Cyrano de Bergerac
Based on the translation by Anthony Burgess of the play by Edmond Rostand
Royal & Derngate and Northern Stage
Northern Stage, Newcastle
It's all about words, words which glitter and shine, which leap and soar, which provoke and excite. The passionate love affair between Christian and Roxane is fuelled, set ablaze by Cyrano de Bergerac's words, but they are words which express his own love for his beautiful distant cousin, a love which he believes can never be returned because of his disfigurement, his huge nose.
He has the soul of a poet but, since he "cannot prove a lover", he becomes instead a great fighter and soldier. Full of swagger and panache, he dominates Paris to the extent that he bans the actor Montfleury from the theatre and, when he dares to attempt to perform, drives him from the stage.
Set upon by 100 paid ruffians, he defeats them all, suffering only the most minor of injuries himself. He is, in truth, a larger than life character in every way—not just in terms of his nose but in poetic talent, in the strength of his love, in generosity and in wit—who never achieves the one ambition that matters to him most, the love of Roxane.
Anthony Burgess's translation—actually "version" is a better word for there is so much of Burgess's own genius here—is clever, witty and poetic, playing with the verse rather more than Rostand did. It's also long—longer, in fact, than Lorne Campbell's production which comes in at just over two and a half hours (including interval) for director Campbell has obviously (and rightly!) indulged in some judicious pruning here and there.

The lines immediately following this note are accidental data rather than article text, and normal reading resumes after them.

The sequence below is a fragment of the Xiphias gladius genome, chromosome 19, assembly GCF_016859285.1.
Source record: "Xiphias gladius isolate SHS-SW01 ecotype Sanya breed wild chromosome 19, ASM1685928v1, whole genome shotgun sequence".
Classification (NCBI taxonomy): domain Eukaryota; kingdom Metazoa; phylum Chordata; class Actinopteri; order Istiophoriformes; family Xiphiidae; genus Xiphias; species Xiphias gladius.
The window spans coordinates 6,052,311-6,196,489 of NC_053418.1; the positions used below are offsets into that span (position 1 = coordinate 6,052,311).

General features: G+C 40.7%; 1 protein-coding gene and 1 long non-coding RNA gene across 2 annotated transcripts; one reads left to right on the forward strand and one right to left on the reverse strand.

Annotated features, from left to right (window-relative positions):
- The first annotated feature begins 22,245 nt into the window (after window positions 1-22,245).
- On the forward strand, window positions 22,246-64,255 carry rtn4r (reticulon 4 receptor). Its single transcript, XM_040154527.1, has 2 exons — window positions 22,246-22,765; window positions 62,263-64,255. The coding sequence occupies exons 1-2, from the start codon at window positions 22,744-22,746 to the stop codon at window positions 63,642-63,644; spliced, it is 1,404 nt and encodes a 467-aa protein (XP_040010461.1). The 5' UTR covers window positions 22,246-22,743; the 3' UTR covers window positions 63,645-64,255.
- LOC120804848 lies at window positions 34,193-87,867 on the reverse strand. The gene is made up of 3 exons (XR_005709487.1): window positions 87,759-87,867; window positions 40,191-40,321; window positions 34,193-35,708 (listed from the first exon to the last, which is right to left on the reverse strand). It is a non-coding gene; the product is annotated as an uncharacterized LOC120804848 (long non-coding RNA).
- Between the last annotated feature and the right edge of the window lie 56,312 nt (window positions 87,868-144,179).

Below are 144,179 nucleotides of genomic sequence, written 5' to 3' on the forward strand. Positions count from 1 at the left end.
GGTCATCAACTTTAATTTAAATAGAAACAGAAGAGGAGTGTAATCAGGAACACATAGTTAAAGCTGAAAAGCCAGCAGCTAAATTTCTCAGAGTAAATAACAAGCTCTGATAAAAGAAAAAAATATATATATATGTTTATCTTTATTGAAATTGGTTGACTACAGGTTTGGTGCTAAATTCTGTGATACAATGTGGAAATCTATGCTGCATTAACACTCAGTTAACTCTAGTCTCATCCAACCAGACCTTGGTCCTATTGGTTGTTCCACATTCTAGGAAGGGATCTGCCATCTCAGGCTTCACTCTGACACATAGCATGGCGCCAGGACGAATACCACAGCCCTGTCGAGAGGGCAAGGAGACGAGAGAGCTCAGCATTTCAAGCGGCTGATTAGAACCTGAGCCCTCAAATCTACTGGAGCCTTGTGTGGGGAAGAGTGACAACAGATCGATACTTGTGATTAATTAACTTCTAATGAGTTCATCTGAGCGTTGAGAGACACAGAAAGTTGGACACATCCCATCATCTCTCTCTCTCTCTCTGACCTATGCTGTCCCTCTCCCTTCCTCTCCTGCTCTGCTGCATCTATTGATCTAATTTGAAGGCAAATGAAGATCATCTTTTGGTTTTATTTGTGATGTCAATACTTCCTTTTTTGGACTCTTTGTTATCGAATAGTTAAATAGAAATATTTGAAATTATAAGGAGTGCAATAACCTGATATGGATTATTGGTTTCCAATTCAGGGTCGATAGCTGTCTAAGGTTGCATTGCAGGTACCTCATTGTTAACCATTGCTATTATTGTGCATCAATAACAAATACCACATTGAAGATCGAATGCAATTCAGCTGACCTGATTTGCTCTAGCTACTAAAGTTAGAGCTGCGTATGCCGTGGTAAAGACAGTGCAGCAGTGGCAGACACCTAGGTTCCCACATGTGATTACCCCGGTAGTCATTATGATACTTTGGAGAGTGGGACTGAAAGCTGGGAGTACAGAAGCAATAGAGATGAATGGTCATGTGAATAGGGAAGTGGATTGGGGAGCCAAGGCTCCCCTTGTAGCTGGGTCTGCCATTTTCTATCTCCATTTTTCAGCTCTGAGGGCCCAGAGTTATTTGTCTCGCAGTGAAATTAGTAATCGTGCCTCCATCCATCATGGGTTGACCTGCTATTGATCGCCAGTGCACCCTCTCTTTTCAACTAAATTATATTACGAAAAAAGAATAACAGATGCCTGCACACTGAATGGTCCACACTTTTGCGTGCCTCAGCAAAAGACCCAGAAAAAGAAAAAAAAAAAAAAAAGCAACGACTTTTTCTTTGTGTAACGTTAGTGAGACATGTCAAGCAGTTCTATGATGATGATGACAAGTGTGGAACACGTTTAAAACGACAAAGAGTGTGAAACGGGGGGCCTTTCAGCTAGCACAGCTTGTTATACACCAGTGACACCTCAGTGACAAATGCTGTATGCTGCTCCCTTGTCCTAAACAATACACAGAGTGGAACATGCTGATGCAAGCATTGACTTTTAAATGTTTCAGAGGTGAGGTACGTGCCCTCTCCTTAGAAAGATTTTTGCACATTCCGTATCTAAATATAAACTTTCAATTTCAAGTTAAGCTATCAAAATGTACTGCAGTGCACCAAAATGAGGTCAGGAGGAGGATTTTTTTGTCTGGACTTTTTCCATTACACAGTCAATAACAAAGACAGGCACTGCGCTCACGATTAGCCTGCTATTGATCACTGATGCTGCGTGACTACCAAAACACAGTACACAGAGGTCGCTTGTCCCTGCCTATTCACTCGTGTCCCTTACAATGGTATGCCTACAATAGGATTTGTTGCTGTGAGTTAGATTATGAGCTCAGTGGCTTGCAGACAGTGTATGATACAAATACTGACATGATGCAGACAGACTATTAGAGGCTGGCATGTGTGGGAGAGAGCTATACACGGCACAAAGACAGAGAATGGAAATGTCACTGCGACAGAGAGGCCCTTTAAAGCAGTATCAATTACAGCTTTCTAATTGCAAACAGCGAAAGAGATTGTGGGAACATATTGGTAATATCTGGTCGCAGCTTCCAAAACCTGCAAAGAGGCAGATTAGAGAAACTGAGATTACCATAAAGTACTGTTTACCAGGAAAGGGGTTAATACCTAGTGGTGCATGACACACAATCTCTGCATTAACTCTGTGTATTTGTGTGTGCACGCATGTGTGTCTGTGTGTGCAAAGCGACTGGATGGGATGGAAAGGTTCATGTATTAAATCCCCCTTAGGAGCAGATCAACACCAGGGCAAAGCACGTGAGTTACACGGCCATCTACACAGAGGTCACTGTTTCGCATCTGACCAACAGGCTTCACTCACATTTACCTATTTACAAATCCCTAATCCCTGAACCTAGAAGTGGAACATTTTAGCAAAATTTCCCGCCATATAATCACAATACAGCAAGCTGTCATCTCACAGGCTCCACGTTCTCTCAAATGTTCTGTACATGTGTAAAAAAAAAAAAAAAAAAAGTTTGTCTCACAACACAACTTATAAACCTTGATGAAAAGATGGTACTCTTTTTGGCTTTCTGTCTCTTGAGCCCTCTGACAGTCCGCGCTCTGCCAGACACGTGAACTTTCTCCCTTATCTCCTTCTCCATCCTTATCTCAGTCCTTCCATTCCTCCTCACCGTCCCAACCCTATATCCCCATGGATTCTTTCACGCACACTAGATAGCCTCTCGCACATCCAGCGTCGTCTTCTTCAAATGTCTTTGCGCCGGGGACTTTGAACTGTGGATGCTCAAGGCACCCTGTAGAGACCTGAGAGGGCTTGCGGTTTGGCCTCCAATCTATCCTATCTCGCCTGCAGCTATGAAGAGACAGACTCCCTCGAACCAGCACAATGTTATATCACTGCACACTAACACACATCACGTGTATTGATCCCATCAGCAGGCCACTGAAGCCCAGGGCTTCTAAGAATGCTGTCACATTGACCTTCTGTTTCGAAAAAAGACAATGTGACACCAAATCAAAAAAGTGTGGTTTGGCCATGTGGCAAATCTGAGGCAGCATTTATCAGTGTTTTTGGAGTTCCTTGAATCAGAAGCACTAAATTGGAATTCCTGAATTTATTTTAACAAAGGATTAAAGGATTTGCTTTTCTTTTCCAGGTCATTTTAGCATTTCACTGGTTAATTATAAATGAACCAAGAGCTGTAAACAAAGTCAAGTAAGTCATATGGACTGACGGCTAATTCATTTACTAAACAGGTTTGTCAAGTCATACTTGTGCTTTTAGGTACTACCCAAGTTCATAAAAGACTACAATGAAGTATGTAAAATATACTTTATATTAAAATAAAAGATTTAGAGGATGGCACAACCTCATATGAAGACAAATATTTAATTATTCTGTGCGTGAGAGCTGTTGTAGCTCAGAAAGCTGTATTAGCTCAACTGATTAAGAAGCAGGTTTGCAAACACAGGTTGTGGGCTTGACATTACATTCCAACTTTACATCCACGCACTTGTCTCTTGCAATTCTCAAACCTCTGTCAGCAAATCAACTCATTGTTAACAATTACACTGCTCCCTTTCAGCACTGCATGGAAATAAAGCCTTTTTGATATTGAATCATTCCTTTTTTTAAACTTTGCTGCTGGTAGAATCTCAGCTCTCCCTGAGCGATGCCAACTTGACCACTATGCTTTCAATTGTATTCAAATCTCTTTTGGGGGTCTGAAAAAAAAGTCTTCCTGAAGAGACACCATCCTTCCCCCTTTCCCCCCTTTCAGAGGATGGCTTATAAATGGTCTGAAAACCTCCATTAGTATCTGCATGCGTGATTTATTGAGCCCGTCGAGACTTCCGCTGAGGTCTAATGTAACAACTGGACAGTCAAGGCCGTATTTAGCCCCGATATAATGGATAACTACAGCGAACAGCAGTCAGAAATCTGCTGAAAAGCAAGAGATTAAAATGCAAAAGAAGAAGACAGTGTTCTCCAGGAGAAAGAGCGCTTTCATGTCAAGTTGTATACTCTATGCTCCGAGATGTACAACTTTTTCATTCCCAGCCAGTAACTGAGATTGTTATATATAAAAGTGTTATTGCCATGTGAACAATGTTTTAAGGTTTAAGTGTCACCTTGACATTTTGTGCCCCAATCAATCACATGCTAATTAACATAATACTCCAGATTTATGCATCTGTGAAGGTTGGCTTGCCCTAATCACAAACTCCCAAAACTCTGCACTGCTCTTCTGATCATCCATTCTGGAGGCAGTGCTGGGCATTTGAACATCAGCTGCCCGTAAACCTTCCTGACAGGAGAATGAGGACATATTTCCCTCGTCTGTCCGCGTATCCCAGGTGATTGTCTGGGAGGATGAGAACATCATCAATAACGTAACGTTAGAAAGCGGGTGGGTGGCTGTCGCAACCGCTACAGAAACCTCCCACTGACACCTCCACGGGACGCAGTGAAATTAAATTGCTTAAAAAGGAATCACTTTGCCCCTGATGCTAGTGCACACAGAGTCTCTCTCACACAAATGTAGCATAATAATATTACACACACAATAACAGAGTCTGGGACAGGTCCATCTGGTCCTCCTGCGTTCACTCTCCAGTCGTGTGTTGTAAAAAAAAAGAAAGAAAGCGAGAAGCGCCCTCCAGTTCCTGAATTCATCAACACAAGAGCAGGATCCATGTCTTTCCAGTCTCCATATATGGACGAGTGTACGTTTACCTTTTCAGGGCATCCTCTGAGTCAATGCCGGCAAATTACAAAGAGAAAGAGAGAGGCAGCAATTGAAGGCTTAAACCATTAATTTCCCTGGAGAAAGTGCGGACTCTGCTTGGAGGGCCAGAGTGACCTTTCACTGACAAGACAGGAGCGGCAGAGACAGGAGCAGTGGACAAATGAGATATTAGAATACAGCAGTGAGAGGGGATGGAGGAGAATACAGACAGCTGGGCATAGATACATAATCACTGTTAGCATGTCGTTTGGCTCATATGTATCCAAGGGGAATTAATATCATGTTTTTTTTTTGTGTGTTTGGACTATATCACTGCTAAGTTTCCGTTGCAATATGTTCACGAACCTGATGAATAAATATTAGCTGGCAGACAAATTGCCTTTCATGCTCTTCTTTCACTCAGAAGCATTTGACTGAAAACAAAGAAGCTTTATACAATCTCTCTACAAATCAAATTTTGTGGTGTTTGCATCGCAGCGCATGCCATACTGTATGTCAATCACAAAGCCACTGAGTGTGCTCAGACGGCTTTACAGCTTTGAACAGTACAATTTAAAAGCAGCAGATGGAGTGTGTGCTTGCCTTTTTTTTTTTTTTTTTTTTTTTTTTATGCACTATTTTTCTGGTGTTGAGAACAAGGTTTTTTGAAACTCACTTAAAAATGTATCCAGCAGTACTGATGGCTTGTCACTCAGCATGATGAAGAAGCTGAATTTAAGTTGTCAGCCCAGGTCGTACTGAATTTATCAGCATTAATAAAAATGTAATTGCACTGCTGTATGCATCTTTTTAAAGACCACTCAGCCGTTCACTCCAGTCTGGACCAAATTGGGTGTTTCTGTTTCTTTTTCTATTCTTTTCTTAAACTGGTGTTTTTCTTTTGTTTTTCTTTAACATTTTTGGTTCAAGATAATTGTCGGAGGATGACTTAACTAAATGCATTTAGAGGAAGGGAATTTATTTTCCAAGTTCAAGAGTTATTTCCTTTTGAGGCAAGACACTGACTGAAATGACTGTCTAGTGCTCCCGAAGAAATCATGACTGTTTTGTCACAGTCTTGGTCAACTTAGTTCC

It places a huge burden on the shoulders of the actor playing Cyrano and Nigel Barrett faces the challenge head-on—and wins. He is well supported by Cath Whitefield who makes Roxane a woman with a real personality rather than the somewhat colourless beauty of the original.
Chris Jared plays Christian as definitely good-looking but low in the personality and intelligence stakes, whilst George Potts, with very little change of costumes, creates two distinct and contrasting characters in pastry-chef and poetry lover Ragueneau and nasty aristocrat De Guiche.
John Paul Connolly is compelling as Cyrano's friend Le Bret and also plays Lignière who warns Cyrano about the planned attack on him.
All the other parts—and there are many—are played by members of NORTH15, Northern Stage's training scheme for young actors.
Campbell has chosen to set the production in a gymnasium where the Cadets (young aristocrats serving in the army) train and develop their swordplay skills. There are vaulting horses and a beam, climbing bars and ropes, crash mats and punchbags, along with what looks like spectator seating at the back of the stage, and as the audience enter we see the Cadets, dressed in fencing costume, going through their training routines.
The first scene is the theatre where Montfleury is to perform and this is indicted by a stage being built out of two thick crash mats piled one on top of the other. After the actor is driven out, the fight between Cyrano and Valvert is played out on a vaulting horse with the coup de grace being a sword thrust to a punchbag from which sawdust pours like blood.
Thereafter, however, the gym motif is more or less forgotten which left me wondering why it was there in the first place.
Reviewer: Peter Lathan